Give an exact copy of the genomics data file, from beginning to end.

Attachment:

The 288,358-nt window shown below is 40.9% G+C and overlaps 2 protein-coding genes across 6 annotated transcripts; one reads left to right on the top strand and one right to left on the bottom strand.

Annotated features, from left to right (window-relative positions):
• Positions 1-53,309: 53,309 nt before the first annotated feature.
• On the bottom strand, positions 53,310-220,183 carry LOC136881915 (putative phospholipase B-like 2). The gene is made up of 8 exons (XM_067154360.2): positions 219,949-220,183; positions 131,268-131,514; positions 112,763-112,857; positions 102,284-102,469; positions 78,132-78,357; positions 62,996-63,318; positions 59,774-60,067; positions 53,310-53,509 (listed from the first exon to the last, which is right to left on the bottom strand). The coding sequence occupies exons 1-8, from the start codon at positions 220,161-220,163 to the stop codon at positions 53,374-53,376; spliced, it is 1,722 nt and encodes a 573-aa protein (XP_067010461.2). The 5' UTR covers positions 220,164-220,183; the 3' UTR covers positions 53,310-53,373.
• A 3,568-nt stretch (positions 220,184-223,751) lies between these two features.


The 288,358-nt window shown below is 40.9% G+C and overlaps 2 protein-coding genes across 6 annotated transcripts; one reads left to right on the top strand and one right to left on the bottom strand.

Annotated features, from left to right (window-relative positions):
• Positions 1-53,309: 53,309 nt before the first annotated feature.
• On the bottom strand, positions 53,310-220,183 carry LOC136881915 (putative phospholipase B-like 2). The gene is made up of 8 exons (XM_067154360.2): positions 219,949-220,183; positions 131,268-131,514; positions 112,763-112,857; positions 102,284-102,469; positions 78,132-78,357; positions 62,996-63,318; positions 59,774-60,067; positions 53,310-53,509 (listed from the first exon to the last, which is right to left on the bottom strand). The coding sequence occupies exons 1-8, from the start codon at positions 220,161-220,163 to the stop codon at positions 53,374-53,376; spliced, it is 1,722 nt and encodes a 573-aa protein (XP_067010461.2). The 5' UTR covers positions 220,164-220,183; the 3' UTR covers positions 53,310-53,373.
• A 3,568-nt stretch (positions 220,184-223,751) lies between these two features.